Grace's Guide To British Industrial History

Registered UK Charity (No. 115342)

Grace's Guide is the leading source of historical information on industry and manufacturing in Britain. This web publication contains 163,173 pages of information and 245,641 images on early companies, their products and the people who designed and built them.

Grace's Guide is the leading source of historical information on industry and manufacturing in Britain. This web publication contains 147,919 pages of information and 233,587 images on early companies, their products and the people who designed and built them.

Great Western Steamship Co

From Graces Guide

1835 At a meeting of the directors of the Great Western Railway Company in October, 1835, when the subject of the extreme length of the new railway from London to Bristol was being discussed, Mr. Brunel raised the question "Why not make it longer, and have a steamboat to go from Bristol to New York, and call it the Great Western?" Acting on this suggestion, a tour was made of the shipping ports to collect information; soon after a handful of the directors present at the meeting formed themselves into what was subsequently known as the Great Western Steamship Company. They commissioned Mr. Paterson, a noted shipbuilder of Bristol, to build for them a wooden paddlewheel steamship to be called the Great Western.[1]

1836 Isambard Kingdom Brunel, his friend Thomas Guppy and a group of Bristol investors formed the Great Western Steamship Co to build a line of steamships for the Bristol-New York route. The idea of regular scheduled transatlantic service was under discussion by several groups and the rival British and American Steam Navigation Co was established at the same time.

The Board of Directors were:

  • Peter Maze, Chairman,
  • Thomas Kington, Deputy Chairman,
  • Captain Claxton RN, Managing Director,
  • Henry Bush,
  • Robert Scott,
  • T. B. Ware,
  • Thomas Pyecroft,
  • T. R. Guppy

1838 The company's first ship was the SS Great Western, an oak-hulled paddle-wheel steamship, the first steamship purpose-built for crossing the Atlantic.

1838 the company paid a 9% dividend, but that was to be the firm's only dividend because of the expense of building the company's next ship, the Great Britain. After the collapse of British and American Steamship Co, the Great Western alternated between Avonmouth and Liverpool, before abandoning Avonmouth entirely in 1843. The ship remained profitable even though she lacked a running mate because of the protracted construction on Great Britain.

1839 Start of construction of SS Great Britain

Those involved in designing and building the SS Great Britain included:

1839 In response to a request for tenders to supply engines for the ship, only Maudslay, Sons and Field and Francis Humphrys with John Hall and Sons of Dartford responded. Humphrys's tender was much cheaper than Maudslay's although Brunel suspected that his costings were wrong (Humphrys had not consulted Hall's before submitting his tender) and his health was suspect; the novelty of the trunk engine design added to Brunel's disquiet. Nevertheless the Company accepted his tender. Hall's declined to tool-up for a one-off engine so the Great Western SS Co set up its own engine works. Humphrys encountered problems in making the paddle shaft from wrought iron and instead sought advice from James Nasmyth, of Nasmyth, Gaskell and Co, who devised a steam hammer in order to make the shaft from cast iron[2]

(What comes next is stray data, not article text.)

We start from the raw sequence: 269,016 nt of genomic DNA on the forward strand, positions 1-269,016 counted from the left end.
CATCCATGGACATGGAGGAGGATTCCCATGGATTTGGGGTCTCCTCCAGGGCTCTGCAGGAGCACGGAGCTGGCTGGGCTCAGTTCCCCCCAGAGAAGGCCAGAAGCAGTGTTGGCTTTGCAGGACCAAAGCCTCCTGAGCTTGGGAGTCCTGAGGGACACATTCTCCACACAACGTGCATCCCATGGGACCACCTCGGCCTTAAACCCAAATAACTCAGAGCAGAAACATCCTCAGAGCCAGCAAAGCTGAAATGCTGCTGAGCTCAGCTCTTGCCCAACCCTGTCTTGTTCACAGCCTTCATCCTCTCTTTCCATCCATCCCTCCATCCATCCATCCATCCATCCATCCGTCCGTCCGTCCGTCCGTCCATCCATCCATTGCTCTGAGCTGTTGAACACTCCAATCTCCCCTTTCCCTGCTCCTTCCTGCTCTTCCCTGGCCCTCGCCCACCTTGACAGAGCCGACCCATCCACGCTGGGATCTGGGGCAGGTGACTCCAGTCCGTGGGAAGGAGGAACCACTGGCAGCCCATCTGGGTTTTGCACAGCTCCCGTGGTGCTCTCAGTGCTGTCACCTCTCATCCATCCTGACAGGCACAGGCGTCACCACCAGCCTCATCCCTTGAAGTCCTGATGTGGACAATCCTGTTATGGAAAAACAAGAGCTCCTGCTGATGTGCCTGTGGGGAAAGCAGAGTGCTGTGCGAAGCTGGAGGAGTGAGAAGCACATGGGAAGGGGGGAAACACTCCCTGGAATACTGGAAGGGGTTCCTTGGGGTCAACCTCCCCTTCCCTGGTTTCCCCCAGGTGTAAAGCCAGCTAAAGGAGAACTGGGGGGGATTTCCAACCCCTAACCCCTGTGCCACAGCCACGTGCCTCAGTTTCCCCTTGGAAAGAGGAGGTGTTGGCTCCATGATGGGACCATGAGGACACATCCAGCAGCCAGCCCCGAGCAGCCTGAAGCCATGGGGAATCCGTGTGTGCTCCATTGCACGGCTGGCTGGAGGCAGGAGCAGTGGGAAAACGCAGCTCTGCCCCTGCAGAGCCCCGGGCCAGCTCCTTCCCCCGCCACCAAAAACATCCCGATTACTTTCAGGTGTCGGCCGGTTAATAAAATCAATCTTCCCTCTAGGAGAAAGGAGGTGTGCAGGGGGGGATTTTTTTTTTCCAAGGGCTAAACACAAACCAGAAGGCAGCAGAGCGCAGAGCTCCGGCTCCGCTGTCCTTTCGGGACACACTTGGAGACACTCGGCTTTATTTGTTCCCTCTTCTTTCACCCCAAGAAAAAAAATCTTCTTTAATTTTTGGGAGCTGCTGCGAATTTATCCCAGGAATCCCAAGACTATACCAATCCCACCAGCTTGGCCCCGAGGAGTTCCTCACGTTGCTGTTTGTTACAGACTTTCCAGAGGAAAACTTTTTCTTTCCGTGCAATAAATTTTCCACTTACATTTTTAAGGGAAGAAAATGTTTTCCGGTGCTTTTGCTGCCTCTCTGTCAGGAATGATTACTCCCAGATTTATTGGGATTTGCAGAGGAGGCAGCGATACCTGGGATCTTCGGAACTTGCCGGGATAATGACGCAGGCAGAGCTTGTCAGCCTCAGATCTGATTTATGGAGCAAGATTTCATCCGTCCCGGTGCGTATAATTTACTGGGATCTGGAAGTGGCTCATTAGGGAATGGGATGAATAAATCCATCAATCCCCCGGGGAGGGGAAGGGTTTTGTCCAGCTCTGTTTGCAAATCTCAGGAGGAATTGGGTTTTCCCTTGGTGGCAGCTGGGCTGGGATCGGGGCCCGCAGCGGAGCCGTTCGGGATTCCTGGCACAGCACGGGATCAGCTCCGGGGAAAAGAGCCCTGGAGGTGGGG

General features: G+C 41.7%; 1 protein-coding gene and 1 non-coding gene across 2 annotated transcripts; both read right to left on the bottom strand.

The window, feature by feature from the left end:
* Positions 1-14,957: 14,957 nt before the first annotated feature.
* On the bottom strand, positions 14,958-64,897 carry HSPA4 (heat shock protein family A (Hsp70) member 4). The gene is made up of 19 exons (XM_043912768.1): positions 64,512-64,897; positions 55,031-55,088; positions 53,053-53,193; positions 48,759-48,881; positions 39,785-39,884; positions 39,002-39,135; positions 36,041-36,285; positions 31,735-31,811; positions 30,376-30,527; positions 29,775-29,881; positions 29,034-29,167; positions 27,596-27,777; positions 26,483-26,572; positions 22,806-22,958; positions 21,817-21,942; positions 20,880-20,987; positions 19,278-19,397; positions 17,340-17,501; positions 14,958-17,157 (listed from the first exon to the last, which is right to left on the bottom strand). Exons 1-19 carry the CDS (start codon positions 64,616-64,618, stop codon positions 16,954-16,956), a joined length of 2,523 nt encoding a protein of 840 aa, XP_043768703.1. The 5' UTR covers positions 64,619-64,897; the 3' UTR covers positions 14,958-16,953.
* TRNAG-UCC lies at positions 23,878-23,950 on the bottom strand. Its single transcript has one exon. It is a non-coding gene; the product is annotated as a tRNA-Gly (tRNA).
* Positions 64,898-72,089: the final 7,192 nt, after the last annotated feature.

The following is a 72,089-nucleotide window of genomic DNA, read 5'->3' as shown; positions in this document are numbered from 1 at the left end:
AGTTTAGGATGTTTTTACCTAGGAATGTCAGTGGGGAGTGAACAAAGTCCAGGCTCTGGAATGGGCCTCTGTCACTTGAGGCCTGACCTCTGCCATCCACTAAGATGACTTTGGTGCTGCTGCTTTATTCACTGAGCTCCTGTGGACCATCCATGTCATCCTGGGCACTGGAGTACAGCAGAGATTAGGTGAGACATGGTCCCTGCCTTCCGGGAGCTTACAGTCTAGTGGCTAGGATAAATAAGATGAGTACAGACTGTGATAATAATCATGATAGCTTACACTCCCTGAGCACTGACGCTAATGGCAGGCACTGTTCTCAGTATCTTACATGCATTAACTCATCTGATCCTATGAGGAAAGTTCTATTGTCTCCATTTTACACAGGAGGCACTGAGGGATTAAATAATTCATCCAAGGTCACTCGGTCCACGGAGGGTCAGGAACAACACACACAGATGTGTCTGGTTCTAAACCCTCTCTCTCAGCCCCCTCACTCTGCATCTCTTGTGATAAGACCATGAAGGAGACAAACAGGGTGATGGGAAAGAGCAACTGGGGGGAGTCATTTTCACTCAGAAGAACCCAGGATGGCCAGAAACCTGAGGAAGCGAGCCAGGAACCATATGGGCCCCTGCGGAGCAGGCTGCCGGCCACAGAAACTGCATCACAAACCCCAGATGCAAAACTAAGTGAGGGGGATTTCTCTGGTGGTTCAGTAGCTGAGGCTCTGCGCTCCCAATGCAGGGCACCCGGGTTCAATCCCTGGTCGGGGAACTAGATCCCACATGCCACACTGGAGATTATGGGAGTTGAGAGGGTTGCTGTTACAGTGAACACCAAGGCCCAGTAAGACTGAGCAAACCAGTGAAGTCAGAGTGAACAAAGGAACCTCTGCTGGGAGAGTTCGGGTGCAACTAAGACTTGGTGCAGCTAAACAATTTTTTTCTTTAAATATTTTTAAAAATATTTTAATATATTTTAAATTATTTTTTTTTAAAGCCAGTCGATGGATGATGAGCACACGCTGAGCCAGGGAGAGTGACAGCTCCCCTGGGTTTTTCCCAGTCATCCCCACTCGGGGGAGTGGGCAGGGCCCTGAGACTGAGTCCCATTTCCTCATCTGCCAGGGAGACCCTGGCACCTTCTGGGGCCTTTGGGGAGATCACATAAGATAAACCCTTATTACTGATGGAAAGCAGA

1842 'The Great Western Steamer is advertised to sail in future from Bristol and Liverpool alternately. The Great Western Steam Ship Works, which cost £45,000, and were lately put up at public auction, and bought in for in £27,000, are now offered for sale by private contract. They include a dock, the size of which may be inferred from the fact that the enormous iron steamship, the Great Britain, is now building in it- a vessel 310 ft. in length, wbich is 70 feet longer than a 120 gun ship — ; a workshop 3 stories high, above 150 feet long, and 90 feet wide, having on the lower floor a lathe capable of turning a body 40 feet long and 16 feet in diameter, and also a large machine for planing iron ; and the upper floors are filled with turning lathes, screw cutters, and all the necessary implements for working in iron. Adjoining this building are a large foundry and smithy, where all the parts of the great steamer now building, including her boilers and engines of 1000 horse-power, are made. It may shew the spirit with which the Company proceeded, to state that all these works were complete, and the vast ship was in frame, and in great part sheathed (it would be a misnomer to call it planked), within 18 months from the time when the first spade was put into the ground.'[3]

1843 Launch (floating out) of the SS Great Britain

1843 Great Western's receipts were £33,400 against expenditures of £25,600.

1845 The company's fortunes improved when SS Great Britain entered service.[4]

In November 1846, SS Great Britain went aground on the sands of Dundrum Bay, Ireland

1847 the Great Britain was re-floated in August. However, the cost of the salvage bankrupted the Great Western Steamship Company.

See Also


Sources of Information

  1. The Engineer 1897/10/22
  2. Brunel's Three Ships by Dumpleton, Muriel Miller [1]
  3. Royal Cornwall Gazette - Friday 25 February 1842
  4. Bristol's 'M Shed'